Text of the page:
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Brexit Risks UK Access To Vital Medication: How Bad Do Things Need To Get, Before Parliament Does Its Job?

Charlie MullinsThursday 17th May 2018
Charlie Mullins

For every Member of Parliament, their first duty of public service is to do what is believed to be “right and necessary for the honour and safety of Great Britain.” A rosy and romantic notion, but looking at the current state of the country, will open your eyes to the fact that it’s a duty that’s gone wayside.

The threat of Brexit is fracturing industries in the most unsettling way, with our economy stumbling and confidence in the UK wavering. But every day we continue to wake up to warnings on the impact of Brexit, and as everyone else in the UK begins to sweat over our where we’re heading, there’s still no clear word from Downing Street on our Brexit deal.

Today’s barrage of concern comes from the Pharmaceutical industry, highlighting a no deal between both sides would be detrimental to citizens in the UK. Quite simply, the ill and vulnerable in the UK won’t be able to get the medicine they need from a sector which is heavily reliant on friction-free border movement of medicine. Not only would a distant relationship with the EU threaten and endanger millions of lives in the UK who are in need of swift healthcare, but without a suitable agreement, the Government would also be turning its back on £11.9bn of worth of exports to the economy, as well as significantly impact the cost of drugs imported in from the EU.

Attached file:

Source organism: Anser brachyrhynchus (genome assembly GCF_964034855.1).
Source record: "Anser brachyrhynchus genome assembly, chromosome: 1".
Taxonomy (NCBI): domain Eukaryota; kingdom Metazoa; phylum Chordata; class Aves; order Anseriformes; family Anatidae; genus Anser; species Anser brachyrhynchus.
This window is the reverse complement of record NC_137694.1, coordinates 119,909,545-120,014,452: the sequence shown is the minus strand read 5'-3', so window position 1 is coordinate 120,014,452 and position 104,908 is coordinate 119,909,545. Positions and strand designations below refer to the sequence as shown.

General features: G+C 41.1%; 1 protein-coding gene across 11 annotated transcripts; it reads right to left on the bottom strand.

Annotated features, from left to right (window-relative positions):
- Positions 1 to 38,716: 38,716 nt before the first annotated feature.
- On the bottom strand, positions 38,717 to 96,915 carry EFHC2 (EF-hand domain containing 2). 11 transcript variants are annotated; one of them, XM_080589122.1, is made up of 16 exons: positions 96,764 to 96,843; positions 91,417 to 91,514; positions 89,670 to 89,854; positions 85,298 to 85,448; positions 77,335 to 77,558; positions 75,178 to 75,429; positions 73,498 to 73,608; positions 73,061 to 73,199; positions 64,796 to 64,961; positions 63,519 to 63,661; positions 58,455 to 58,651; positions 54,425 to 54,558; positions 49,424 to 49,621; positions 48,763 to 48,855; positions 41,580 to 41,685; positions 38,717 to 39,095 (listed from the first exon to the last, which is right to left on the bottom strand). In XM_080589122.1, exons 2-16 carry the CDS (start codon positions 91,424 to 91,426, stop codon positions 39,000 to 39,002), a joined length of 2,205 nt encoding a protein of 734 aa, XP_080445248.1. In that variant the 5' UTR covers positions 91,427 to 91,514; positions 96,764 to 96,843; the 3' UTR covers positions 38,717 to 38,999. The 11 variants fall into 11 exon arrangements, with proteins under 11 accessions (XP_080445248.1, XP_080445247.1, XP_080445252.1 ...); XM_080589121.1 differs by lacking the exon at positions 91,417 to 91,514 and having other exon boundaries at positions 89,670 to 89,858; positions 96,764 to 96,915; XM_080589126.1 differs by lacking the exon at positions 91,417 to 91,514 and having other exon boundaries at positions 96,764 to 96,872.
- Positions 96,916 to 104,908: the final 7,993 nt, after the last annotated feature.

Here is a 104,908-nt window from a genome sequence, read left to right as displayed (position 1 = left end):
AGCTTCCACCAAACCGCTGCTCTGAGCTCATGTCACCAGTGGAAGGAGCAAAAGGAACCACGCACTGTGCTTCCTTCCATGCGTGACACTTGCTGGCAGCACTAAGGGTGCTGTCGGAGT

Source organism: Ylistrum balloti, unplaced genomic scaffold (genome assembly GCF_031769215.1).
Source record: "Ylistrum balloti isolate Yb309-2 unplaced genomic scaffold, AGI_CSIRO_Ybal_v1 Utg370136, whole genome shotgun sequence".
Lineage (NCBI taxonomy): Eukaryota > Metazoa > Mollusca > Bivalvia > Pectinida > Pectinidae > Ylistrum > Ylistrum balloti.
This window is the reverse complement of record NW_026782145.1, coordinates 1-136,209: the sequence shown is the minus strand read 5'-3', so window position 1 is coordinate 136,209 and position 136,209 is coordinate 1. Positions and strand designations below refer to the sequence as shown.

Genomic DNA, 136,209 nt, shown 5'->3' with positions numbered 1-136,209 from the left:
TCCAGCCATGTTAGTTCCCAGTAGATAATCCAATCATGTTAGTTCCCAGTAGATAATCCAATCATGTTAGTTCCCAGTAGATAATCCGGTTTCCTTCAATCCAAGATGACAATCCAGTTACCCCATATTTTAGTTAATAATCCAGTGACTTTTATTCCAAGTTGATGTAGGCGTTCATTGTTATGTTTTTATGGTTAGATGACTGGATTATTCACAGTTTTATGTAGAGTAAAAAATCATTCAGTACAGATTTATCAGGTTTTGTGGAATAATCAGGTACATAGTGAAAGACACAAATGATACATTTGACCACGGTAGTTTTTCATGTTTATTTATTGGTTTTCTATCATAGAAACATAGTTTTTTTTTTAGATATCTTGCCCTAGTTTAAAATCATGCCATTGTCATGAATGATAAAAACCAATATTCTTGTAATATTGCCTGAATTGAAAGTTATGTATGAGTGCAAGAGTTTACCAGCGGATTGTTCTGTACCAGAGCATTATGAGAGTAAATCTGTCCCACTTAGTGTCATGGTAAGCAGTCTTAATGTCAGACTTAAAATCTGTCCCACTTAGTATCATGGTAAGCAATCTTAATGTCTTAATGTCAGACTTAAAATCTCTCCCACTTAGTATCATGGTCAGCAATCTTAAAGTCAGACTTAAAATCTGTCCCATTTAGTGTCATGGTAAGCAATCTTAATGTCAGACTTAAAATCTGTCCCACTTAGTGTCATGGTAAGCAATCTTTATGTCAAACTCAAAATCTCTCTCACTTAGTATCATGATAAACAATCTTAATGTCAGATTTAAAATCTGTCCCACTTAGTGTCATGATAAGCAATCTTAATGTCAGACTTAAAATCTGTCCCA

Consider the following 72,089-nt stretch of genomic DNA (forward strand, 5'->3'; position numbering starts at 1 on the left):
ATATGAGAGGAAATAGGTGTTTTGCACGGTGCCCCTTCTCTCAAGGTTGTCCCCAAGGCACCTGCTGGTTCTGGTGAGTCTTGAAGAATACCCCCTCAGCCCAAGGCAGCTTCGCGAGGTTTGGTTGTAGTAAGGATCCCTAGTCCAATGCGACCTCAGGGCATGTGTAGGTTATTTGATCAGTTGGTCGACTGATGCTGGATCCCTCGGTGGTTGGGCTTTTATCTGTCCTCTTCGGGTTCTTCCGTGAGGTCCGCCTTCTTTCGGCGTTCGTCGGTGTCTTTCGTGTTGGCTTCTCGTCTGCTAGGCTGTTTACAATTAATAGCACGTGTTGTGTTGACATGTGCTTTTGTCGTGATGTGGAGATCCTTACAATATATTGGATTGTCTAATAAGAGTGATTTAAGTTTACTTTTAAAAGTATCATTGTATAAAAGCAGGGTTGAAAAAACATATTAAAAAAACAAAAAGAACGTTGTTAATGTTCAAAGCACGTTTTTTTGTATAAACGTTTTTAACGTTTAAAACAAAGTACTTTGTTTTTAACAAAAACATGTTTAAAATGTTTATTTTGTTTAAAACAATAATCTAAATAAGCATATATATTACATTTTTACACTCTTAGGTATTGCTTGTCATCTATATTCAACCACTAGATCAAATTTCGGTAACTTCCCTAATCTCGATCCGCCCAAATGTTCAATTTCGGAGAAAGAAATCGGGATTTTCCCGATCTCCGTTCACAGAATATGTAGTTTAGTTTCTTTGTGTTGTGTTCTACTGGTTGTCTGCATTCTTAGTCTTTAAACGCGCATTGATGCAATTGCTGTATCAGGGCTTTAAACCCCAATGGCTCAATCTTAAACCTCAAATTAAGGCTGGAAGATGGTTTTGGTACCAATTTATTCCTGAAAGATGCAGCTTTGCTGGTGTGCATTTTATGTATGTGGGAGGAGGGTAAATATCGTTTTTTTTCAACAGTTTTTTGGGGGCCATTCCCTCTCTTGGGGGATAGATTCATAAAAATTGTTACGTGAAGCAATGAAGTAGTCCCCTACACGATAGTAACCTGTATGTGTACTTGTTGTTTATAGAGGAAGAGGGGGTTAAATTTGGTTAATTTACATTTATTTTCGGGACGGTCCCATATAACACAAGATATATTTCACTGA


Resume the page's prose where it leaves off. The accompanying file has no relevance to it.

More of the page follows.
It’s this kind of news that you’d hope would force a paradigm shift in Government’s behaviour. You’d pray it would wake Members of Parliament up to the fact that their number one duty is meant to be to protecting the honour and safety of Great Britain. But if the Government have already ignored the whimpering’s of industry experts across the automotive, tech and creative industries – it leads me to question…how bad do things need to get, before the duties of protection are enforced?